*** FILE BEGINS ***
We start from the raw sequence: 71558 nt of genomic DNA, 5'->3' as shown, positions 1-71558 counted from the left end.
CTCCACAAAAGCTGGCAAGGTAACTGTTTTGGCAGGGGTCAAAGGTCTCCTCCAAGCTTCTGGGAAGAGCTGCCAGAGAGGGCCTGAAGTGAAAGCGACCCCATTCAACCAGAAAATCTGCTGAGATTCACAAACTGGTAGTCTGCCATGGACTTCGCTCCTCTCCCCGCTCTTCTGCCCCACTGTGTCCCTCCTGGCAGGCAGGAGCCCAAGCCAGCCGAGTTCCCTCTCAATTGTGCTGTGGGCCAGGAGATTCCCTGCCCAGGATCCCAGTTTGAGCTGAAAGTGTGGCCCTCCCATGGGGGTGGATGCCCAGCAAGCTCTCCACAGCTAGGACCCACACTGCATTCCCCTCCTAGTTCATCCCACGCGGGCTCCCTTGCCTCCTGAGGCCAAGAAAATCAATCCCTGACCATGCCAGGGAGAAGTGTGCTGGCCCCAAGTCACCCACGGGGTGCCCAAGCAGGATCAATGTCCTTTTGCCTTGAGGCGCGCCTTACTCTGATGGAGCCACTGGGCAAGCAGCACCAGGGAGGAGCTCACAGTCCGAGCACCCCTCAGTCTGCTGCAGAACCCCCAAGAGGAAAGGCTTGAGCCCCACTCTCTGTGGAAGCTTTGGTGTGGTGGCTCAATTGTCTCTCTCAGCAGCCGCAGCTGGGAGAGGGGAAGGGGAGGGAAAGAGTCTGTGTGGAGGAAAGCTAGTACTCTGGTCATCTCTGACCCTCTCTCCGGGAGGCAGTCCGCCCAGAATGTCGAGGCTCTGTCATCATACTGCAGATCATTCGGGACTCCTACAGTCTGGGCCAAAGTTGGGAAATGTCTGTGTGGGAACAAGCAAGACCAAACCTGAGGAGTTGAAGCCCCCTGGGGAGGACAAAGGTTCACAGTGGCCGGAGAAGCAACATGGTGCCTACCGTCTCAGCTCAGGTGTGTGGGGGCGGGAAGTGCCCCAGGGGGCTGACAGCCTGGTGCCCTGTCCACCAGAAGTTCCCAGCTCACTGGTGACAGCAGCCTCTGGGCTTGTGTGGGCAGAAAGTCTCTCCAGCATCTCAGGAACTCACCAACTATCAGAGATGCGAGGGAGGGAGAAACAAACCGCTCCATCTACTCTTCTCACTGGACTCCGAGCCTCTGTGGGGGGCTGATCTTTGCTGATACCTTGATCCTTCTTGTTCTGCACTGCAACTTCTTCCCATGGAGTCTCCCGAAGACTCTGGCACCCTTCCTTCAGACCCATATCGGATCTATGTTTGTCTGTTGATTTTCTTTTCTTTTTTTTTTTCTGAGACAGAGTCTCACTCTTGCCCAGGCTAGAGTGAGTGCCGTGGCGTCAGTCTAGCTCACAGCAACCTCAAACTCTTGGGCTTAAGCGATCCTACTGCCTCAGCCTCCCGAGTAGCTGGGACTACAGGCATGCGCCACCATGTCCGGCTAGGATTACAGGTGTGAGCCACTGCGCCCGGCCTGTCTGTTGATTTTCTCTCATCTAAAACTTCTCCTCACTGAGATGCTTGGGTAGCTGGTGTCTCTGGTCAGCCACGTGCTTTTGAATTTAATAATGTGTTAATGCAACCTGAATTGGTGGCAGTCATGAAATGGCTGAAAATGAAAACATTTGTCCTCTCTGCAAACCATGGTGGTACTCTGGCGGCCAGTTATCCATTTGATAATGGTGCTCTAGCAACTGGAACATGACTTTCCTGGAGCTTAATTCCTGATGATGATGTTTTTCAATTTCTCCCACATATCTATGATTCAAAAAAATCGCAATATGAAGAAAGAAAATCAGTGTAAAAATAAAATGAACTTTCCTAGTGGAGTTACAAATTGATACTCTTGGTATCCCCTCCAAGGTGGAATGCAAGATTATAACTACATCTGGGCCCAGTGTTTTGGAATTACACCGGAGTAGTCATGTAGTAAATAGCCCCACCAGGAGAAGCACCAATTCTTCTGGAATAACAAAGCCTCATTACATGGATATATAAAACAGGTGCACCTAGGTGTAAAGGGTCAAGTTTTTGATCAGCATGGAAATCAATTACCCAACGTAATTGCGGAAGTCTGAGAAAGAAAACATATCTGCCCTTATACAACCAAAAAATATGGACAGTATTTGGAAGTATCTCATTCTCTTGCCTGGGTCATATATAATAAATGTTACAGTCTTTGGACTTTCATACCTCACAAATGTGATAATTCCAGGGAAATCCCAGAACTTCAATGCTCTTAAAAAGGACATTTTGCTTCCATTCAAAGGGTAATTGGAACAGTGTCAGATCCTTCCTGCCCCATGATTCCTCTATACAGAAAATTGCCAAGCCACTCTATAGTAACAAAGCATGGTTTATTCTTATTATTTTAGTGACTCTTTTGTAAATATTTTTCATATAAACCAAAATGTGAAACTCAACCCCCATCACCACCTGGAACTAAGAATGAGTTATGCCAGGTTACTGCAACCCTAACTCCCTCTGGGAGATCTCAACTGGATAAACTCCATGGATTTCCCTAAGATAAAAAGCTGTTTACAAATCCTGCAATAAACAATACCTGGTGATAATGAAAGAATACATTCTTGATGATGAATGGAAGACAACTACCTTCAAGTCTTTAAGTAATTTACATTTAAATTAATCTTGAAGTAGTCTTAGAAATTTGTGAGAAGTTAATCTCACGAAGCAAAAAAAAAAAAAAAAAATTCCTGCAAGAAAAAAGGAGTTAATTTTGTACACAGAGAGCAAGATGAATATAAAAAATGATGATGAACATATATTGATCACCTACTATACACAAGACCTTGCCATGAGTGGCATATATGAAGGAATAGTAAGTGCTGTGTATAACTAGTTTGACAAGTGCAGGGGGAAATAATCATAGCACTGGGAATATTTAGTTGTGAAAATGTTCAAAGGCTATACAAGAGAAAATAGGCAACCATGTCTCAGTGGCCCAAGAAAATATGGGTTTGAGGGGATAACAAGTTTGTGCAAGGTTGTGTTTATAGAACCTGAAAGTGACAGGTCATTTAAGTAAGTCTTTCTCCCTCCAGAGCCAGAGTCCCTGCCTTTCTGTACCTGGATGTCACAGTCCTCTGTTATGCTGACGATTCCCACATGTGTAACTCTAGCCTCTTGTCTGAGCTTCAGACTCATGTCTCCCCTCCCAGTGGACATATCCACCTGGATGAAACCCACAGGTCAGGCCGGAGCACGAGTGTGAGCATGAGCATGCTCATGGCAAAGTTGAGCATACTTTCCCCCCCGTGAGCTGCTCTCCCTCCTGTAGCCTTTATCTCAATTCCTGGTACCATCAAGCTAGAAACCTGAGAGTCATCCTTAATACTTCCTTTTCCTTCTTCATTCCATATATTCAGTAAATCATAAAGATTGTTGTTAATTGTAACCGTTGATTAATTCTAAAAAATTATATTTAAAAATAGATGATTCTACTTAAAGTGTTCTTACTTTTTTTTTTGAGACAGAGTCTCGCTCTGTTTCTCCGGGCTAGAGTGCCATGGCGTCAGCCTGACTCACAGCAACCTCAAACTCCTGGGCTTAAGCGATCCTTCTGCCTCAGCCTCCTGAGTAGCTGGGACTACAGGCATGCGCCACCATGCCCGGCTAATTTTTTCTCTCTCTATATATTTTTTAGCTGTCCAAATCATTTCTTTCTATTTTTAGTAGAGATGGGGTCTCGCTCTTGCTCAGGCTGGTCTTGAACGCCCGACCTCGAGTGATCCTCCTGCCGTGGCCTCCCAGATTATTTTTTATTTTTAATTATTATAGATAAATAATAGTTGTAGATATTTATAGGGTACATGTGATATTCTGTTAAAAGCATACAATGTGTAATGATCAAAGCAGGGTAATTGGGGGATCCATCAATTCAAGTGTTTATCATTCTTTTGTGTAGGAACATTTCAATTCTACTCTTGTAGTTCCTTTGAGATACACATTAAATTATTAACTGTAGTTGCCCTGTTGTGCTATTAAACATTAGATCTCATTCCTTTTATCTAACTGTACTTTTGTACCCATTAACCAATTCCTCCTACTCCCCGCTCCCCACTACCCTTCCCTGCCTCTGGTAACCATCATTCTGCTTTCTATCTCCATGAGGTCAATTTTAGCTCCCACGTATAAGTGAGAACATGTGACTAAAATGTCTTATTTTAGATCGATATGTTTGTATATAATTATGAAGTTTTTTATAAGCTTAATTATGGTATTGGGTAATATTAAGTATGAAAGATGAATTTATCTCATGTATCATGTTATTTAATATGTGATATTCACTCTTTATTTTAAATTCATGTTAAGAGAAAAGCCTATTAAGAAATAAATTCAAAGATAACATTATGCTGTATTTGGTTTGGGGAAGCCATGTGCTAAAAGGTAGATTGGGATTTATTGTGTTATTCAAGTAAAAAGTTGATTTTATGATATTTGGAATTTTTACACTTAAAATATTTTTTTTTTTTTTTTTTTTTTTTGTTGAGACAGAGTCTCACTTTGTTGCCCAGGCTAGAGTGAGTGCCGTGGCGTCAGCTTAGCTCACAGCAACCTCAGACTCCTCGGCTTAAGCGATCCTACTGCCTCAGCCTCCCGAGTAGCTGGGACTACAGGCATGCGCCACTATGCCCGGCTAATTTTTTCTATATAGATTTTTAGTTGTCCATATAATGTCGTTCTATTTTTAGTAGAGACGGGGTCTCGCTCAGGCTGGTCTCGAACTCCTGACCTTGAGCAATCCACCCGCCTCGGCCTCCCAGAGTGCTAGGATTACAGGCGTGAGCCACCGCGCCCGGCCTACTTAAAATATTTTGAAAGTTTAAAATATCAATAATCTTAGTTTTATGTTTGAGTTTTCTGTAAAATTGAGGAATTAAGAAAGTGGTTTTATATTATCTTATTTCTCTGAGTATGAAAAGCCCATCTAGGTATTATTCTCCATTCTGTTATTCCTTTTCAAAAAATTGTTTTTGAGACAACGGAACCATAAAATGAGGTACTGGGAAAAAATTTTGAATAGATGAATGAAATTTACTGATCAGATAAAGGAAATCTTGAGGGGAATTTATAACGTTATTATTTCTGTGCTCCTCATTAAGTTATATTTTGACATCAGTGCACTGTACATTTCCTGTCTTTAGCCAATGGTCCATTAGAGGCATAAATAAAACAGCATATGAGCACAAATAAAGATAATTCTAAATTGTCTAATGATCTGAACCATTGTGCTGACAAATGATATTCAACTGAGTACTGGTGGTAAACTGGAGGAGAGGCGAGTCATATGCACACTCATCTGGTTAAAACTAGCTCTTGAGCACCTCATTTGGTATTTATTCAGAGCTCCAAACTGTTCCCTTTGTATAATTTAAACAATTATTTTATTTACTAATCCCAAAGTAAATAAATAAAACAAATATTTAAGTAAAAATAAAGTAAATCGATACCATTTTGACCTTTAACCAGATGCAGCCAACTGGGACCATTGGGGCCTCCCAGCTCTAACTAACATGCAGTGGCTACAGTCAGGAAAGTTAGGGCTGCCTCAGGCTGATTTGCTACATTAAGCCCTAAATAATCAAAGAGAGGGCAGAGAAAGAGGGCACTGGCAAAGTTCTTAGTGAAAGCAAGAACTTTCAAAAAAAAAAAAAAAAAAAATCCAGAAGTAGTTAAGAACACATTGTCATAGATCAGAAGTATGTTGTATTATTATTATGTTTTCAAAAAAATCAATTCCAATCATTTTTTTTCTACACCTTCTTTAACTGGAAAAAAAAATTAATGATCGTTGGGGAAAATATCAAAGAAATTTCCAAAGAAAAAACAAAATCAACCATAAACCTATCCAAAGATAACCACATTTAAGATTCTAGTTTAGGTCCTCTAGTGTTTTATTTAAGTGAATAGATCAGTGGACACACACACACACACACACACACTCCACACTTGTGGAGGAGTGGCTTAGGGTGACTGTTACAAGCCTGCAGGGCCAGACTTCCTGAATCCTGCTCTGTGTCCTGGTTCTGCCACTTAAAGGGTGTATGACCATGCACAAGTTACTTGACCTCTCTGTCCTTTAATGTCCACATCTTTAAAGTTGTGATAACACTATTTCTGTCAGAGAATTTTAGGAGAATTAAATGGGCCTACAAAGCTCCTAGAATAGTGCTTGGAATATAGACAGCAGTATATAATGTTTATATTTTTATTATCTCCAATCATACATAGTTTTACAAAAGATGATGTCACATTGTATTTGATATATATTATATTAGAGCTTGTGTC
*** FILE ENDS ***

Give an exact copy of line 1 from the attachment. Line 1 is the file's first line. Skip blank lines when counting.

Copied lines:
We start from the raw sequence: 71558 nt of genomic DNA, 5'->3' as shown, positions 1-71558 counted from the left end.